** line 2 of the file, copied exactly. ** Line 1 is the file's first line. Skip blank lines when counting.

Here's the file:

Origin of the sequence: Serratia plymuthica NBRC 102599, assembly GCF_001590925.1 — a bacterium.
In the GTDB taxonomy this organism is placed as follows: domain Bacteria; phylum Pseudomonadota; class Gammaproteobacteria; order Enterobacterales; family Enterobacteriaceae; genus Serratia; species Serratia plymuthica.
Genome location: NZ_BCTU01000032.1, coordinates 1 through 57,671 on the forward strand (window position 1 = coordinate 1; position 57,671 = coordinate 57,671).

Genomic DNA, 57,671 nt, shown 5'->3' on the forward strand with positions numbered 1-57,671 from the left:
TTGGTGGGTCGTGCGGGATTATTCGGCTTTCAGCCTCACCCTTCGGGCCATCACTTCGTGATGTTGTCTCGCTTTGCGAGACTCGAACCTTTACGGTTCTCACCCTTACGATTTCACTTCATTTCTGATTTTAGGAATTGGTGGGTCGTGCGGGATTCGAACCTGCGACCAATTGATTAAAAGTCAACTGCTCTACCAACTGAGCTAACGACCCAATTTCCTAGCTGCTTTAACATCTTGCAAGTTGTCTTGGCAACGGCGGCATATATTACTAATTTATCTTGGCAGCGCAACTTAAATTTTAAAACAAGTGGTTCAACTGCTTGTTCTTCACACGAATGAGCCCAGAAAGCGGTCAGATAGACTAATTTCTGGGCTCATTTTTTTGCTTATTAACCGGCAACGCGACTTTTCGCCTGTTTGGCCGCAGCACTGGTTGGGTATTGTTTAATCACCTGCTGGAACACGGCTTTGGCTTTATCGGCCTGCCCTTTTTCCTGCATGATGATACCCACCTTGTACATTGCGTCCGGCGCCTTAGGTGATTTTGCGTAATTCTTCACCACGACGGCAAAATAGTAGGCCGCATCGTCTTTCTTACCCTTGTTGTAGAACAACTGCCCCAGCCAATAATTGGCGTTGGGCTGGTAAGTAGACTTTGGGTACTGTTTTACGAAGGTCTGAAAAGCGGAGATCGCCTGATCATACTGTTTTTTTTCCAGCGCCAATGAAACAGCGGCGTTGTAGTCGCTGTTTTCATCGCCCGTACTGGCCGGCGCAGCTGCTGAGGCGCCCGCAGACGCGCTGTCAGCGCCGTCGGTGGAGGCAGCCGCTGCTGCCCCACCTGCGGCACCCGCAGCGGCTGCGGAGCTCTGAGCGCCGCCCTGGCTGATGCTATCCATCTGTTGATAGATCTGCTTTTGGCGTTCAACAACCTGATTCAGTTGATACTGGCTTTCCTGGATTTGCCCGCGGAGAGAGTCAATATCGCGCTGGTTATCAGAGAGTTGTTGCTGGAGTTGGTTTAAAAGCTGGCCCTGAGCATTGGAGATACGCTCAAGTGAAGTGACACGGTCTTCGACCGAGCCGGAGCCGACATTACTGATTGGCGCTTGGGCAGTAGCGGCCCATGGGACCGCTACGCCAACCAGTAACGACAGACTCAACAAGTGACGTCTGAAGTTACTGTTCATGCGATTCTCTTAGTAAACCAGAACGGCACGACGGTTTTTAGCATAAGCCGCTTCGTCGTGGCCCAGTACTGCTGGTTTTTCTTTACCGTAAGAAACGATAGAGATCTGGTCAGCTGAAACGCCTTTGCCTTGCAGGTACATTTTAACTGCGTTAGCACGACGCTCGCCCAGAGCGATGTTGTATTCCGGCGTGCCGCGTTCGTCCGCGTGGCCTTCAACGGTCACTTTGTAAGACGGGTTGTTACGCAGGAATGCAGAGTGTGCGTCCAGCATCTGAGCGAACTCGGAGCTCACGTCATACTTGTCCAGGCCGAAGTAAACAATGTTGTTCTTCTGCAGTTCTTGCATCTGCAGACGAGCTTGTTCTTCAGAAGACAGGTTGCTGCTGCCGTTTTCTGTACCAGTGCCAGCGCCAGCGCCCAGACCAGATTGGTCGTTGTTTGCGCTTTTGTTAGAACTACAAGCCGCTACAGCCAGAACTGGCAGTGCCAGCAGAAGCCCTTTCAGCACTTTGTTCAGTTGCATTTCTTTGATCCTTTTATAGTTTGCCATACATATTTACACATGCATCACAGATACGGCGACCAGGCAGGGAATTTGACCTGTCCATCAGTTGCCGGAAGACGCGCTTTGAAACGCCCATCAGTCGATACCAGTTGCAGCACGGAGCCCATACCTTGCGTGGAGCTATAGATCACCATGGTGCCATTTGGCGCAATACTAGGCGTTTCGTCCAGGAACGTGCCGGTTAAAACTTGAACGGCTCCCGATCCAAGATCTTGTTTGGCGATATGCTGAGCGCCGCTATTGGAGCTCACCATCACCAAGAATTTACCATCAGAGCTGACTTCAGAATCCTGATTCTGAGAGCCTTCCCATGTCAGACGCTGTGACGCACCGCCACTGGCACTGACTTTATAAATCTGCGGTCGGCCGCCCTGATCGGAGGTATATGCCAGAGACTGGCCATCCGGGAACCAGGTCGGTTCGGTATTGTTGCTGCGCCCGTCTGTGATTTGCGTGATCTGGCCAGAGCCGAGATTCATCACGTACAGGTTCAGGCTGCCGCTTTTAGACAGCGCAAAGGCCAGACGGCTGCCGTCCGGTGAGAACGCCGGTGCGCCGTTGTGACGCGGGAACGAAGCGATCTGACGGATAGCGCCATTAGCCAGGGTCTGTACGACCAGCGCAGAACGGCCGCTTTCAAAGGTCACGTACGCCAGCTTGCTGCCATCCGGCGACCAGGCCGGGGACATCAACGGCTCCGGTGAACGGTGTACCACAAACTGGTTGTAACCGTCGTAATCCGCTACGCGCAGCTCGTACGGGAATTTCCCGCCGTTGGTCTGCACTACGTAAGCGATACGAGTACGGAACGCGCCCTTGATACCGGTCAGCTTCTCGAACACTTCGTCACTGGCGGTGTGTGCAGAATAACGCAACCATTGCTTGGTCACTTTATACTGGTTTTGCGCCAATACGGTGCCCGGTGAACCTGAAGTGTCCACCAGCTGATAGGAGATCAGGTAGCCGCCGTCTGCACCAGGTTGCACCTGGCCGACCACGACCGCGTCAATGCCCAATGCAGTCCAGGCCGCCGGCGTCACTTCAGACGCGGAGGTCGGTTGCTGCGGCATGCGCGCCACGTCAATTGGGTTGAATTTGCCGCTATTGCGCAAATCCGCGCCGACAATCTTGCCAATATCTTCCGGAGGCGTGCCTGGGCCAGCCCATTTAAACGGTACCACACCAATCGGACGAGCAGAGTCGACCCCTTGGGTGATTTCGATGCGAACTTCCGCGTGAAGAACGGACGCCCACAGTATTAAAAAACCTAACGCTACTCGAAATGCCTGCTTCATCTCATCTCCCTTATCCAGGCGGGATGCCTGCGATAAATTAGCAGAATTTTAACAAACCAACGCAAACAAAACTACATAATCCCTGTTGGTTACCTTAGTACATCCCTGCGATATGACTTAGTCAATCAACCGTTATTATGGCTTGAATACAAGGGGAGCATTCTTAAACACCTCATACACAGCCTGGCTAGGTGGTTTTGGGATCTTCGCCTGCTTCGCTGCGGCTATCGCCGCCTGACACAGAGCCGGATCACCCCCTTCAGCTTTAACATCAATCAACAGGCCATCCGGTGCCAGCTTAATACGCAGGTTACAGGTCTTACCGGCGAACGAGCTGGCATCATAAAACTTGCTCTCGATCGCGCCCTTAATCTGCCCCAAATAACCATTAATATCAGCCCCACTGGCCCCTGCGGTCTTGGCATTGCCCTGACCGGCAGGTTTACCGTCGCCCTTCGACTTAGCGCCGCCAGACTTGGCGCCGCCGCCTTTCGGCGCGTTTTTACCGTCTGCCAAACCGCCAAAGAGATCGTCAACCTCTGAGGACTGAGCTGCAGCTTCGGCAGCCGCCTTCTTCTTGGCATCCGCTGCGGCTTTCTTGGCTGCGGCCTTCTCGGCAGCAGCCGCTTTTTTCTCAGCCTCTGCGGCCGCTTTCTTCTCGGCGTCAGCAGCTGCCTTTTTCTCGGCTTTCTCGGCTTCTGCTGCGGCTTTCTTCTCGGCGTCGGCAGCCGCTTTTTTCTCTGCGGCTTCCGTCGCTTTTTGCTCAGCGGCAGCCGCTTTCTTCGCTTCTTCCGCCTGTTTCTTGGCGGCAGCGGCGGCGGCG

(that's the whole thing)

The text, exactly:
In the GTDB taxonomy this organism is placed as follows: domain Bacteria; phylum Pseudomonadota; class Gammaproteobacteria; order Enterobacterales; family Enterobacteriaceae; genus Serratia; species Serratia plymuthica.